Is this call a world away from what punk bands like the Sex Pistols and the Ramones offered their audience?  The conditions, by which they themselves could get on stage, make music and add to the body of knowledge that is popular music.  There is a clear distinction between singing to you, singing with you and singing at you.  It is the idea that an artist sees their audience in a different light.  They are more than simply passive consumers; there to sit at the foot of Buddha and hear all the imparted wisdom they need to find meaning, experience life or be inspired.  The late Johnny Ramone noted in a 1993 interview that ‘…that’s what I had always hoped (was) that when kids see the Ramones that they feel they can go out there and do this to’.  The audience are part of the process and can be emotionally transformed by the song.  The audience is their reason for being there.

 

The use of a VLE or CMS is a telling example of this problem in higher education.  The dominant paradigm within many programmes is to use the VLE like a radio station, with play-listed tracks, little opportunity for interaction, certainly little or no user generated content and in reality seeing the audience as simply the pathway to achieving other aims (such as advertising dollars).  The listener is expected to consume whatever is produced, or move to another radio station within a limited bandwidth.  It is the academy singing at them.  There is no engagement, no involvement, no connection.  The VLE that replicates the classroom does just that.  The lecturer curates the playlist, the learner does as they are compelled to do through activities and readings, and through doing this, contributes to a variety of performance measures (including participation in e-learning!).  It is then rolled over into next year, another audience, another town.  Hello, Cleveland!

It is like Spinal Tap in their Simpsons appearance having to lift their guitars and read the town name they were in, before screaming at the audience ‘Hello Springfield!’  Bruce Springsteen, despite playing stadiums was the exact opposite to this humorous disconnection.  Bruce chooses to sing to the audience, and encourages them to sing with him.  He connects with them at the most fundamental level.  He tells them stories around the dinner table.  He draws them into a fireside chat about things that matter to both of them.  He elicits a sense of solidarity with his fans, he never berates them, belittles them or criticises them. He rarely proselytizes about politics, his or theirs.  The fans are part of the same cause, the same experiences seen through different eyes.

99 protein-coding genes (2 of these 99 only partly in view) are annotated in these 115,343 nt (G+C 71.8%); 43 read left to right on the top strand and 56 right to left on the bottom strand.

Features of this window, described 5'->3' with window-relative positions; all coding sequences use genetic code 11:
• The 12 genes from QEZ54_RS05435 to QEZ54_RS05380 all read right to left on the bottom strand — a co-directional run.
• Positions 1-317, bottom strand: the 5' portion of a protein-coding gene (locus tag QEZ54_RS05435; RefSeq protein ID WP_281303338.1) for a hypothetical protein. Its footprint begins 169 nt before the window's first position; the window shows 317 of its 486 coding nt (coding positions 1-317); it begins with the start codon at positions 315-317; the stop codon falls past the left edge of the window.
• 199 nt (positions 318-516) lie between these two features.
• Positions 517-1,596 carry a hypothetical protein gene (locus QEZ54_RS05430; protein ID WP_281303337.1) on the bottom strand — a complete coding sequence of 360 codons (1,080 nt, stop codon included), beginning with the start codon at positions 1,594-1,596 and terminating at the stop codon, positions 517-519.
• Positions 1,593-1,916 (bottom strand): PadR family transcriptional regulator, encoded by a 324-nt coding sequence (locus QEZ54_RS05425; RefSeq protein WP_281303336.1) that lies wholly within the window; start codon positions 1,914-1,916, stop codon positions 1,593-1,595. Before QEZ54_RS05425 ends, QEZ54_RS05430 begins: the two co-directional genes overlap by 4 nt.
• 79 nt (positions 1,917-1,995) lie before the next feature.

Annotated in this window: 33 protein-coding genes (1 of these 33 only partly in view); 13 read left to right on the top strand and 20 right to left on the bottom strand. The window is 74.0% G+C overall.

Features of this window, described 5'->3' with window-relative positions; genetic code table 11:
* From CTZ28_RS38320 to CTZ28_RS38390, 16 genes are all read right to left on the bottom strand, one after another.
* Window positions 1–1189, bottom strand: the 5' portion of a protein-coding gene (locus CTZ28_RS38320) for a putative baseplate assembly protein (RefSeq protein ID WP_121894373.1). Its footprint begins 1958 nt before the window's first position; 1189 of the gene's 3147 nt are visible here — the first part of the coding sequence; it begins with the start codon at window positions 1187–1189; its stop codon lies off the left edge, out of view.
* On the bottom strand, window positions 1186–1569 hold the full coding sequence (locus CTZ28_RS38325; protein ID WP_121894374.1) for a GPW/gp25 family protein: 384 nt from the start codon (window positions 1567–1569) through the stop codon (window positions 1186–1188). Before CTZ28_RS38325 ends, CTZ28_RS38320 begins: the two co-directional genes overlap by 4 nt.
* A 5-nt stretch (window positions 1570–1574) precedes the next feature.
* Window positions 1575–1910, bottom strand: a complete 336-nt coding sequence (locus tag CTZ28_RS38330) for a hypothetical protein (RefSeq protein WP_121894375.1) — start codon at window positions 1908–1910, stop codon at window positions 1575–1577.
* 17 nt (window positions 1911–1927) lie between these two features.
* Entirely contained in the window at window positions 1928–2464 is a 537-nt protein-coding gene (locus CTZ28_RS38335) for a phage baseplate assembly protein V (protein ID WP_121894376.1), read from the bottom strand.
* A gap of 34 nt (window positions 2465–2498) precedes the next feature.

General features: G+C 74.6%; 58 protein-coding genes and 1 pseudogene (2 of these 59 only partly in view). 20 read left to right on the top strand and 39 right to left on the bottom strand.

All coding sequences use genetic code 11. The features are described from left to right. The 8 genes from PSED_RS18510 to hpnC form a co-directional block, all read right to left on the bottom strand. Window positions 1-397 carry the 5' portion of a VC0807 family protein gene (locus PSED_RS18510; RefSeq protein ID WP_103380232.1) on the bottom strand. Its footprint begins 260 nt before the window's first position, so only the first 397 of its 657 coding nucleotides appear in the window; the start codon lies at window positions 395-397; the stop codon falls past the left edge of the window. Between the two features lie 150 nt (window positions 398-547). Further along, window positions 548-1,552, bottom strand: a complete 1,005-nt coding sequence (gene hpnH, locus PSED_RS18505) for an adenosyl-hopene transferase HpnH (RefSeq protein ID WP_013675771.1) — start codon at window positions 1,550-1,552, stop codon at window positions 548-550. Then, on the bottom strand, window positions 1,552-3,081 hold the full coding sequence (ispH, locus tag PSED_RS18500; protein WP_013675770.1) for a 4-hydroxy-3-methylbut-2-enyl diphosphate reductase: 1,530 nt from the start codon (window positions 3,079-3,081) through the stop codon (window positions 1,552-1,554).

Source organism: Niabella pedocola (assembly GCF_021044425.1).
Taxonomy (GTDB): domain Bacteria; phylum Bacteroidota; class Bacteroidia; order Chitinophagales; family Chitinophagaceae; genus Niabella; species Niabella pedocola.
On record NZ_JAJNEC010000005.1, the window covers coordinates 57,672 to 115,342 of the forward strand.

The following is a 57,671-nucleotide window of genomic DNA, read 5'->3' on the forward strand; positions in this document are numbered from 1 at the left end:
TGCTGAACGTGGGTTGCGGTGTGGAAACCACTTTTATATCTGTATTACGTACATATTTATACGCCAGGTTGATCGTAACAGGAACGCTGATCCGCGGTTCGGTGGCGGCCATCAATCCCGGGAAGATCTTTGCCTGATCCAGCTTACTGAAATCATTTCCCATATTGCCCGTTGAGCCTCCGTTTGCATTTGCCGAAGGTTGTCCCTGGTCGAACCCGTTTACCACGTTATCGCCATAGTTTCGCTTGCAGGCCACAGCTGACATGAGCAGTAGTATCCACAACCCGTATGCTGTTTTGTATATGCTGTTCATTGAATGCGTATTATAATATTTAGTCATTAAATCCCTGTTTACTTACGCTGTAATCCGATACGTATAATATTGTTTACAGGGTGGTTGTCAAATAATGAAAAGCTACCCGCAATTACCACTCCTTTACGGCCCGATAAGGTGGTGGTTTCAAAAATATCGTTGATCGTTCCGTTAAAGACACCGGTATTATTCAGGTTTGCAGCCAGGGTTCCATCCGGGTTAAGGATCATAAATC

Higher education teaching faces the same mountain as Spinal Tap (yes, I know they are ironic, but they were being ironic about something real!) and Bruce Springsteen.  It is easy, and perhaps comfortable, in a world where learners are coming to education with different experiences and skills (and maybe as Patrick Ainley argues with even less academic literacy than before) to rely on the tried and true methods of teaching and learning we have used before.  The institutional shift from one VLE to another becomes an excuse to scale back the interaction built up over time and ramp up the control or disengage the learner from each other.   Supported by a curriculum that can be up to five years old, learning can look less like the new world and more like the ‘new boss, same as the old boss’ (to quote The Who).  The VLE becomes a way of broadcasting materials that we have made AT learners.  There is little opportunity to personalise those materials, but significant provision to individualise the learning.  Do we provide an opportunity for the learner to make their own materials and resources, collaboratively or individually and share them?  Find resources and ideas through their own networks?  How are the communication tools within a VLE, such as discussion forums or blogs, used?  We seed them with thought provoking questions like, ‘I think that the new boss is not the same as the old boss – Discuss’.  Is there an opportunity for learners to start their own topics? Activities are assessed automatically, against a rubric.  A VLE supports quizzes, multiple choice tests, matching tests.  They are individual not personalised.  The continued reliance on an assessment system that requires and privileges an assertion of individual understanding is not modern learning.  It is memory, it is absorption and it is repetition; it is not application, use, social contextualisation and collaboration (Brown & Adler 2008a, 2008b; Hemmi, Bayne & Land 2009).